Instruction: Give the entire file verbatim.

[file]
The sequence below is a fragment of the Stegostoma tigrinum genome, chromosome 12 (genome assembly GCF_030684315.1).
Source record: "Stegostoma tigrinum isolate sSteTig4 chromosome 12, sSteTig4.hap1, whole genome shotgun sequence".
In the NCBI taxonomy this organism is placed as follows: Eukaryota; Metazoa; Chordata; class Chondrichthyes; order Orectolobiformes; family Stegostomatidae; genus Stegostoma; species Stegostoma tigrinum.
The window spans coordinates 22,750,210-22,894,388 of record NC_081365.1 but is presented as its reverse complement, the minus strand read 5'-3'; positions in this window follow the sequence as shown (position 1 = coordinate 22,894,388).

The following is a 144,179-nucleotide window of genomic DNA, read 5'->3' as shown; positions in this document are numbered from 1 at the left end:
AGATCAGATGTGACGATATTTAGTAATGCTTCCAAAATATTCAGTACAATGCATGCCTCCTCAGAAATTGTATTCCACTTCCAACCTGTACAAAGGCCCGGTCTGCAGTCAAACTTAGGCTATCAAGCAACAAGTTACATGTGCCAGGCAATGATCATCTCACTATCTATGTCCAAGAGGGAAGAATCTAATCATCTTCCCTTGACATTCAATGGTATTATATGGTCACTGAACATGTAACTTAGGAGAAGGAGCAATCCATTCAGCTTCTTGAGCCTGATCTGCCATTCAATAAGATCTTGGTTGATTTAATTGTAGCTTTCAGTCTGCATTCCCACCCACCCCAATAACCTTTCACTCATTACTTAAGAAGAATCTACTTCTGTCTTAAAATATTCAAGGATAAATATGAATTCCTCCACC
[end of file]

The sequence below is a fragment of the Stegostoma tigrinum genome, chromosome 12 (genome assembly GCF_030684315.1).
Source record: "Stegostoma tigrinum isolate sSteTig4 chromosome 12, sSteTig4.hap1, whole genome shotgun sequence".
In the NCBI taxonomy this organism is placed as follows: Eukaryota; Metazoa; Chordata; class Chondrichthyes; order Orectolobiformes; family Stegostomatidae; genus Stegostoma; species Stegostoma tigrinum.
The window spans coordinates 22,750,210-22,894,388 of record NC_081365.1 but is presented as its reverse complement, the minus strand read 5'-3'; positions in this window follow the sequence as shown (position 1 = coordinate 22,894,388).

The following is a 144,179-nucleotide window of genomic DNA, read 5'->3' as shown; positions in this document are numbered from 1 at the left end:
AGATCAGATGTGACGATATTTAGTAATGCTTCCAAAATATTCAGTACAATGCATGCCTCCTCAGAAATTGTATTCCACTTCCAACCTGTACAAAGGCCCGGTCTGCAGTCAAACTTAGGCTATCAAGCAACAAGTTACATGTGCCAGGCAATGATCATCTCACTATCTATGTCCAAGAGGGAAGAATCTAATCATCTTCCCTTGACATTCAATGGTATTATATGGTCACTGAACATGTAACTTAGGAGAAGGAGCAATCCATTCAGCTTCTTGAGCCTGATCTGCCATTCAATAAGATCTTGGTTGATTTAATTGTAGCTTTCAGTCTGCATTCCCACCCACCCCAATAACCTTTCACTCATTACTTAAGAAGAATCTACTTCTGTCTTAAAATATTCAAGGATAAATATGAATTCCTCCACC